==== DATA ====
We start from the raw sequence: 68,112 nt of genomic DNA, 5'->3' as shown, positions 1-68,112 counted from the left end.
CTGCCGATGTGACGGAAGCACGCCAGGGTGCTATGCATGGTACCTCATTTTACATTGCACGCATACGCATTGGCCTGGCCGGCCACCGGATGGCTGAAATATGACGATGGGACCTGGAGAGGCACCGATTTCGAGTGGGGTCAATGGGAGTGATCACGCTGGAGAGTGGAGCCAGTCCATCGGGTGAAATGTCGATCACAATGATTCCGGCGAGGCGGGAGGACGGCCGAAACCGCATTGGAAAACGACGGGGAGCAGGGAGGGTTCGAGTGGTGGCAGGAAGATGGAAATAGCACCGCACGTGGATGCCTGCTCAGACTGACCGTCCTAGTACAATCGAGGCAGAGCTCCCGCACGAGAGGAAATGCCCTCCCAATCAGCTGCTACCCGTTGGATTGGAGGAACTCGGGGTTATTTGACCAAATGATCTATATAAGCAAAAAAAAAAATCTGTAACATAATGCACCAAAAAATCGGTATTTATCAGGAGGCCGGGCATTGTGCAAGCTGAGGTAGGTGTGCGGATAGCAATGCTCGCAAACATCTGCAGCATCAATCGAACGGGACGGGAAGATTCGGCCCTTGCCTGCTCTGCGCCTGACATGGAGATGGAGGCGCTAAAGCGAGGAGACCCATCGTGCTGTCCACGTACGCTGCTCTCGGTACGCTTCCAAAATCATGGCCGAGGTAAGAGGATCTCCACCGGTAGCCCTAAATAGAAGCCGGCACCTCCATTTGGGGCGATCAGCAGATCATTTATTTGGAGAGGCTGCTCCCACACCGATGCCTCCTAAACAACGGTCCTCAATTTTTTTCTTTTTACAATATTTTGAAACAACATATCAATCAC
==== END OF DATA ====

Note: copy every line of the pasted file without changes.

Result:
We start from the raw sequence: 68,112 nt of genomic DNA, 5'->3' as shown, positions 1-68,112 counted from the left end.
CTGCCGATGTGACGGAAGCACGCCAGGGTGCTATGCATGGTACCTCATTTTACATTGCACGCATACGCATTGGCCTGGCCGGCCACCGGATGGCTGAAATATGACGATGGGACCTGGAGAGGCACCGATTTCGAGTGGGGTCAATGGGAGTGATCACGCTGGAGAGTGGAGCCAGTCCATCGGGTGAAATGTCGATCACAATGATTCCGGCGAGGCGGGAGGACGGCCGAAACCGCATTGGAAAACGACGGGGAGCAGGGAGGGTTCGAGTGGTGGCAGGAAGATGGAAATAGCACCGCACGTGGATGCCTGCTCAGACTGACCGTCCTAGTACAATCGAGGCAGAGCTCCCGCACGAGAGGAAATGCCCTCCCAATCAGCTGCTACCCGTTGGATTGGAGGAACTCGGGGTTATTTGACCAAATGATCTATATAAGCAAAAAAAAAAATCTGTAACATAATGCACCAAAAAATCGGTATTTATCAGGAGGCCGGGCATTGTGCAAGCTGAGGTAGGTGTGCGGATAGCAATGCTCGCAAACATCTGCAGCATCAATCGAACGGGACGGGAAGATTCGGCCCTTGCCTGCTCTGCGCCTGACATGGAGATGGAGGCGCTAAAGCGAGGAGACCCATCGTGCTGTCCACGTACGCTGCTCTCGGTACGCTTCCAAAATCATGGCCGAGGTAAGAGGATCTCCACCGGTAGCCCTAAATAGAAGCCGGCACCTCCATTTGGGGCGATCAGCAGATCATTTATTTGGAGAGGCTGCTCCCACACCGATGCCTCCTAAACAACGGTCCTCAATTTTTTTCTTTTTACAATATTTTGAAACAACATATCAATCAC